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Now the Rest of the Story

Date 05/6/08

with Don's permission, thank you Don.

Some of you may have caught wind of something going on in the Chicago area recently.

Well, it has happened, and here is a quick review:

Some weeks ago I was contacted by a representative at Ford about an upcoming Focus group in Chicagoland about the next generation Taurus.

They wanted specific input and information from SHO enthusiasts.

I was asked to give them about a dozen names of people from the LOCAL area (there are good reasons for this I will go into later) for this focus group.

I was asked to keep it quiet till after the event and asked those that I contacted to do the same, and for the most part, that was accomplished. The one thread that was on SHOforum about this, was not anything specific, and didn't really cause any problems, but it was deleted just to be sure. So if you saw that and wondered what it was about, that is what happened.

Last night (Monday, 5th of May) a dozen SHO enthusiasts met at a hotel in Schaumburg for a 2+ hour focus group session. Here is what we did NOT see: We saw NO prototypes. we saw NO drawings, we saw NO parts of any new car, the entire session was video taped.

Here is what we DID see: A Chrysler 300, A dodge Charger and an Chevy Impala, all in the same shade of silver with all identifying marks taped over.

Here is what we did:

We sat at a table across from a very friendly and skilled interviewer that led a fairly free flowing exchange of information. We were asked about our own history with the SHO, we were asked about what we liked about the SHO, and didn't like, what made a SHO, a SHO, and also what we might like to see in any future SHO or Ford sedan. After a while, several representatives of the new Taurus program came into the room and we gathered around the cars assembled. When asked which one appealed to us, almost all said the Charger. This seemed to surprise the interviewer since we claimed "stealth" as one of the main factors attracting us to the SHO. But I think we answered that by several of us stating that although we can appreciate the Charger in that group of three, it is maybe too up front for what we would like to see in the SHO. Also, great styling need not be so "in your face" as the Charger.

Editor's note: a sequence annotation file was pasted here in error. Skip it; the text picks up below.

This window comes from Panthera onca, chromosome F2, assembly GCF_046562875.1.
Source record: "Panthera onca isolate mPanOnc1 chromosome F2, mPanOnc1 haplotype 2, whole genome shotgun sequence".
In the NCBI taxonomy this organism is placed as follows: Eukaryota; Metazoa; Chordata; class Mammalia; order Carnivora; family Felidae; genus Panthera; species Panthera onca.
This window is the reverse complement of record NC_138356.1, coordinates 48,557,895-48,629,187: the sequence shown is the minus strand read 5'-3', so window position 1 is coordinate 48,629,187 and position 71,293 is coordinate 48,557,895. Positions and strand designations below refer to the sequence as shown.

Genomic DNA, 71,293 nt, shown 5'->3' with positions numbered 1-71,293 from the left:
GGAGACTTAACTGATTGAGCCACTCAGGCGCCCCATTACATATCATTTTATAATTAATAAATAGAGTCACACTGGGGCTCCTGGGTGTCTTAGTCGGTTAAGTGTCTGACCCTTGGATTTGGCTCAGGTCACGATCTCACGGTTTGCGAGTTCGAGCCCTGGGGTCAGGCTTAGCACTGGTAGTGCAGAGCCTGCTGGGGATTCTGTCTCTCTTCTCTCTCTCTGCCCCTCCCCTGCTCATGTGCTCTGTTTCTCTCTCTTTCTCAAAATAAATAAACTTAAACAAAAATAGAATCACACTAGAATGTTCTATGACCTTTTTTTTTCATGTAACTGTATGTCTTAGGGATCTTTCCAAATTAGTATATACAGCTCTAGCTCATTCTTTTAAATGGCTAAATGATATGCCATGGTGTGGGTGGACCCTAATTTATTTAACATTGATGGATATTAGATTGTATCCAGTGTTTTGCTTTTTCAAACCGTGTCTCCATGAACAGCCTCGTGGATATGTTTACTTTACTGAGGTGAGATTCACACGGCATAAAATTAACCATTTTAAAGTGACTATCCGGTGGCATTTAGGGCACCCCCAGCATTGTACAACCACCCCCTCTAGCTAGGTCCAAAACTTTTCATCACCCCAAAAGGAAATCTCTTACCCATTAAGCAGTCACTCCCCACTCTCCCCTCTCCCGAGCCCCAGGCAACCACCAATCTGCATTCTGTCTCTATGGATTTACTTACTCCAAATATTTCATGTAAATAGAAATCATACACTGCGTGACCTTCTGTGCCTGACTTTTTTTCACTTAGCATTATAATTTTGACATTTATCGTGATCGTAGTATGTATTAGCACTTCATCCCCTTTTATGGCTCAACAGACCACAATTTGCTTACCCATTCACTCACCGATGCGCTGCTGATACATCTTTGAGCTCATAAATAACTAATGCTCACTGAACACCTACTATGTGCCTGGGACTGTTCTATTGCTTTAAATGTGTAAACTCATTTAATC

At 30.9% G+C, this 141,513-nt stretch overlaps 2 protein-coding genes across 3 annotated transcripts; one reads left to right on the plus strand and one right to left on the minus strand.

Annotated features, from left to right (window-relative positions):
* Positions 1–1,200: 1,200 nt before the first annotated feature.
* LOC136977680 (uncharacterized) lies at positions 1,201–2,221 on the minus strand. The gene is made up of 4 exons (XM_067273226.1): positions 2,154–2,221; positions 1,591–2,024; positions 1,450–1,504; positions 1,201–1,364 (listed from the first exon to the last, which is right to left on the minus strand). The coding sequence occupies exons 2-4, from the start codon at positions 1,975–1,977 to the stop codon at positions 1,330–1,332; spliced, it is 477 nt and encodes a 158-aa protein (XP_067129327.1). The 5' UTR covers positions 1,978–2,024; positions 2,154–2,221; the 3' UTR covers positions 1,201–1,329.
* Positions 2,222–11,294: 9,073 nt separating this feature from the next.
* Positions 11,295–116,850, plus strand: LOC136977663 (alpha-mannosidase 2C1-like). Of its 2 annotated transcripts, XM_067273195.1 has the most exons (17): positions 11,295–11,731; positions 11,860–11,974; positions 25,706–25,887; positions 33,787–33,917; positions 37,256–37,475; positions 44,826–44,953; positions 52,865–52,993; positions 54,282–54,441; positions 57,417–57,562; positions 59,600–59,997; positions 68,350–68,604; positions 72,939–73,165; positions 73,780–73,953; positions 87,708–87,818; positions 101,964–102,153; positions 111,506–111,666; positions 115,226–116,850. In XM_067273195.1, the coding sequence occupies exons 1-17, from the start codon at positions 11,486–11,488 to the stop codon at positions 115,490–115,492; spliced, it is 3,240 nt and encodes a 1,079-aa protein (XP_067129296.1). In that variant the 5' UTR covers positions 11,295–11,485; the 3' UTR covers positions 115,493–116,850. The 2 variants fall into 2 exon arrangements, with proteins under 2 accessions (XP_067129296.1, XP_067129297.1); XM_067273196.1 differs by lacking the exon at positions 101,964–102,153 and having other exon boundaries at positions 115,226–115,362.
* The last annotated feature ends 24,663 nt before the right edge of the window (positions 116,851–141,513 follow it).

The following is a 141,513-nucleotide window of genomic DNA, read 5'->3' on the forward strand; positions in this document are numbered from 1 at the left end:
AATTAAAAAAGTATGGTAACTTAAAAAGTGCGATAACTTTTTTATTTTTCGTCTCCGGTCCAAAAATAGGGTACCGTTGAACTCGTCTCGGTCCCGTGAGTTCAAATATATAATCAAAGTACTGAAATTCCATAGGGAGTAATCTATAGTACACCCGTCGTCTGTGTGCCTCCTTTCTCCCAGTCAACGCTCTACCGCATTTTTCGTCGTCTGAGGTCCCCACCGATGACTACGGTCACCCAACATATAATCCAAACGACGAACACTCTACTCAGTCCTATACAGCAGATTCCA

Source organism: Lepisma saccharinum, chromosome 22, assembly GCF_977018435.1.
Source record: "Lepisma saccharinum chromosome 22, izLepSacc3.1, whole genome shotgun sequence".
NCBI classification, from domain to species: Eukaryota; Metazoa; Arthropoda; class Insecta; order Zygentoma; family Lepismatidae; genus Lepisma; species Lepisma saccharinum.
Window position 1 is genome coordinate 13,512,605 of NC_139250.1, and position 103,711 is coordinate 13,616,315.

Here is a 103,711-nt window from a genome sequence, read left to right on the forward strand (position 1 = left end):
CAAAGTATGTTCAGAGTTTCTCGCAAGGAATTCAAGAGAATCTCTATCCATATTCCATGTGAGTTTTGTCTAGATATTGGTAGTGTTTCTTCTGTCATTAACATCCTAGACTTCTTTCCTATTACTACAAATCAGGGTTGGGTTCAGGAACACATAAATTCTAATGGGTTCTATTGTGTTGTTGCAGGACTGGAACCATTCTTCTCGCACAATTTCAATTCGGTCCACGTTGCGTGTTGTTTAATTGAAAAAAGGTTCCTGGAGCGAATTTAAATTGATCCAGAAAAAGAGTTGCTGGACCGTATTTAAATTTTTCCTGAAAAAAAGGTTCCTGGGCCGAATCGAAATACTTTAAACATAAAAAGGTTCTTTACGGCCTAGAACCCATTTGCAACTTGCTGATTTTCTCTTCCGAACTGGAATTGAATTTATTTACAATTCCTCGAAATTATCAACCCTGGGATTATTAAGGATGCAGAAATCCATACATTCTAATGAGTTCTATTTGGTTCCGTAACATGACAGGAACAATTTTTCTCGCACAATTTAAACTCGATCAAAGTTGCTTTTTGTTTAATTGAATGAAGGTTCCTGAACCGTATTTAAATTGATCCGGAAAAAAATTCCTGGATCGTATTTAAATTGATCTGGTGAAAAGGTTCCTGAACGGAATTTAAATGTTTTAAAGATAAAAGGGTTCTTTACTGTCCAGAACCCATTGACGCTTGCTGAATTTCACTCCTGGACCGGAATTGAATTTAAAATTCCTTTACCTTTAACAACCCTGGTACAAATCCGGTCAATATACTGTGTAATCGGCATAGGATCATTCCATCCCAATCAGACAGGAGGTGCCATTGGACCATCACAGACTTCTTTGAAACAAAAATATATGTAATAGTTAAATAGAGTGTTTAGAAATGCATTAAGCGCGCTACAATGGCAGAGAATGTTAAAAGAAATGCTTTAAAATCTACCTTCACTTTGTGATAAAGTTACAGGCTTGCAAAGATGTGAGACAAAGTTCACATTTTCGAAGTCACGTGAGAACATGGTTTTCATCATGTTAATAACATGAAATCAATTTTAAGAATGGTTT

The Ford staff assembled were given a chance to ask us specific questions about their individual area of expertise, as in wheels, seats, paint colors etc.

Then we were let loose on the assembled Ford people to just talk and mingle. In talking with one rep, he was floored that virtually every one of us put ROAD/ TRACK performance over straight line/drag performance. He had somehow gotten the opinion that the original SHO was all about the drags. Glad we caught that one. Drags are fun, but track days and overall handling is much more important.

Of course engines and drivelines were discussed, and here the group was less of a single mind, with likes running from 400+ hp twin turbo revvers, to 5.4L torque monsters with and without blowers! I commented that with $4 a gallon gas soon to be reality, maybe something in the 280-300 hp range with GREAT handling, style and quality and decent MPG would be relevant. I think most of us agreed that gimmicks were less desired over things like great brakes, suspension, gauges, seats (gen 1 and II style seats with bolsters were a big request) and a unique engine to the SHO at least in the Taurus/Sable line were high points and things like "I-Drive" GPS and other tech things were down on the list. Trying to keep weight down was also a big point with most people. Oddly, we left out a big desire of the previous early focus groups, a hand emergency brake. Maybe it isn't important anymore?